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BBC 1990s "Octagonal" Clocks

NJ
Neil Jones Founding member Central (West) Midlands Today
You may remember in the 1990s (and maybe late 1980s) a lot of TV shows on the BBC where they used countdown clocks/timers/call them what you like in the corner of the screen, they all looked the same (maybe different colours on occasion but it was basically the same software). Noel's House Party used them (primarily on Grab a Grand), Bruce Forsyth's Generation Game used them (for the memory recall after the conveyor belt), even Record Breakers used them, and no doubt copious other programmes in the decade used them as well, they did look pretty standard.

Its no secret that they were almost certainly generated (or at least controlled) by BBC Micro computers (totally custom font, apparently), and YouTuber Tom Scott has been on the trail of looking for the source code for the clocks for some project for a while now, no joy.

However this video was posted which features footage of the time Grab a Grand went wrong once on the House Party (where the player literally grabbed it straight from Noel's hands!) and whoever was in control of the software for the clock ended up accidentally bringing the clock's control software to air revealing its sources:

(from 16:32 if it doesn't go straight there)

That led to this tweet:




And we now have a 90s style BBC countdown clock generator if there was ever a need for one.





I get the impression looking at the follow-up YouTube comments that these may have have actually been generated by Archimedes but maybe controlled by a Micro? I don't know much about the BBC Micro hardware as to what it could do as I was an Amstrad kid at home but we had them at school (for funding reasons our school was stuck with them until 1996 when they all vanished and were replaced by Acorns!) I know they were used for the Domesday Project back in the 1980s, both running it and building the videodisks for it (indeed they were instrumental in extracting the content back out years later).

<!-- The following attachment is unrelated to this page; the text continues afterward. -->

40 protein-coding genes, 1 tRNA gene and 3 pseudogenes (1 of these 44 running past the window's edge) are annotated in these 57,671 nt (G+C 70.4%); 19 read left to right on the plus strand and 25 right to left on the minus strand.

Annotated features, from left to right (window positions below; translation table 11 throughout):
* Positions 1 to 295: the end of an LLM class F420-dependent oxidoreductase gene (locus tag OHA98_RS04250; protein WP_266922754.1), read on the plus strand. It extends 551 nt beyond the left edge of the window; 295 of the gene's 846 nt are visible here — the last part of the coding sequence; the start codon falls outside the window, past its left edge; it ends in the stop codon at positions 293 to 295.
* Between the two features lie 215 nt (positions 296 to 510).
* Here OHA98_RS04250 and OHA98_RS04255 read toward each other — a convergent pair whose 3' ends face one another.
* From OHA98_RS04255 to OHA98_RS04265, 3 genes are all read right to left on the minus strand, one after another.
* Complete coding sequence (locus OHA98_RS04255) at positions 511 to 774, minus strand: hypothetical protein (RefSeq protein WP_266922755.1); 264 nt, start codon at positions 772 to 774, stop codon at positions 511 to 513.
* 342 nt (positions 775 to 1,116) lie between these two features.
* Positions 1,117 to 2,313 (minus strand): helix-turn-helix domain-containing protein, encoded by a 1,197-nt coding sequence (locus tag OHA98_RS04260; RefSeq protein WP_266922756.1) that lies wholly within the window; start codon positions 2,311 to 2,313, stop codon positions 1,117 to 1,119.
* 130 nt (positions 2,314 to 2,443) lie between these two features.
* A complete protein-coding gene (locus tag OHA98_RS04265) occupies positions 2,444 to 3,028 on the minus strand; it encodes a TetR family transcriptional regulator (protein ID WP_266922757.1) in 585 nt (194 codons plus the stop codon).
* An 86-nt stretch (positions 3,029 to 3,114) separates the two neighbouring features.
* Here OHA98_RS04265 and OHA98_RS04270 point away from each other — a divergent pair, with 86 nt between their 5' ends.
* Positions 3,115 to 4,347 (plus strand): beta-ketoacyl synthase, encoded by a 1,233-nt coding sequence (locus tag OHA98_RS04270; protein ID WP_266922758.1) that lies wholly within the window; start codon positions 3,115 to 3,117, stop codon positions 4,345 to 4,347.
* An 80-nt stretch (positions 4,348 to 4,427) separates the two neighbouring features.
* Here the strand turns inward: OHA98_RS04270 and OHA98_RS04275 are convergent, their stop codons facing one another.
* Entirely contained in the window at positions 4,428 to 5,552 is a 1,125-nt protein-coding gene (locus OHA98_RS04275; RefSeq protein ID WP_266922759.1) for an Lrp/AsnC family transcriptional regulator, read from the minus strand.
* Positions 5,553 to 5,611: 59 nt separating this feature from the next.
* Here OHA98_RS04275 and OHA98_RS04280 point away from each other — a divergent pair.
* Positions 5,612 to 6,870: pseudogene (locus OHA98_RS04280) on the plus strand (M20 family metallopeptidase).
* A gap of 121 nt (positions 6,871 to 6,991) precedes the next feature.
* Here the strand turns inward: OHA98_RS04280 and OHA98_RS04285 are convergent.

SP
Steve in Pudsey Yorkshire Look North (Yorkshire)
I would have thought that the Archimedies could have done something smaller, more discrete and less ugly than that tbh. Although it could have just been used to run old BBC code.
Write that down in your copybook now.
HC
Hatton Cross Central (West) Midlands Today
Playing with the octasimulator has made me more happy, than it really should have! Very Happy
Readers are warned that this post contains some flash photography
MK
Mr Kite Granada North West Today
Someone should do a Crystal Maze clock.
EL
elmarko Central Reporting Scotland
Tom Scott? Old quiz shows? BBC Computers? And a great end pay-off?

What a thread.
NJ
Neil Jones Founding member Central (West) Midlands Today
Someone should do a Crystal Maze clock.



Just had a quick offline play and I reckon it is possible to make this look like the Crystal Maze clock as I've figured out how to replace the numbers on the clock (they're not image files). So in theory using the octosimulator as a base we should be able to regenerate the first three series clocks and the revival format clock at least as the numeric characters were monospaced in those series. I will come back to this later. Or when I'm bored, which will probably be later.
EL
elmarko Central Reporting Scotland
How are the characters stored, Neil? I may have a shufti tomorrow too.
NJ
Neil Jones Founding member Central (West) Midlands Today
(boring technical Maurice Moss style post follows - for those who are interested, read on. For everybody else, we hope to return to the thread shortly but in the meantime here's some music.)

*
(click for bigger)

The image files for the numbers are in encoded Base 64.

Easiest way to make these is to make a series of small PNG files (I did 31x49 pixels, width 31, height 49) each with a number 0-9 in the appropriate font (For Crystal Maze Series 1 and 2 Bank Gothic is the font you want for the clock, for the monospaced Series 3 clock font is Ar Essence. Series 4 onwards used the same font but it wasn't monospaced so it'll be difficult with this base to replicate that properly. The revival used a slightly squashed and slightly taller version of Bank Gothic which is probably too condensed to recreate accurately). You may want to layer your files together temporarily to ensure height and positions of the numbers are all the same, you can see in my screenshot the number 5 is a bit too high. Remember the colon as well. Afterwards you should have eleven tiny PNG files when you're done, suggest naming them 0.png, 1.png, etc so you can refer to them later if you need to.

The images can be converted to a Base 64 string using Powershell (on Windows) or Base on Linux/Mac: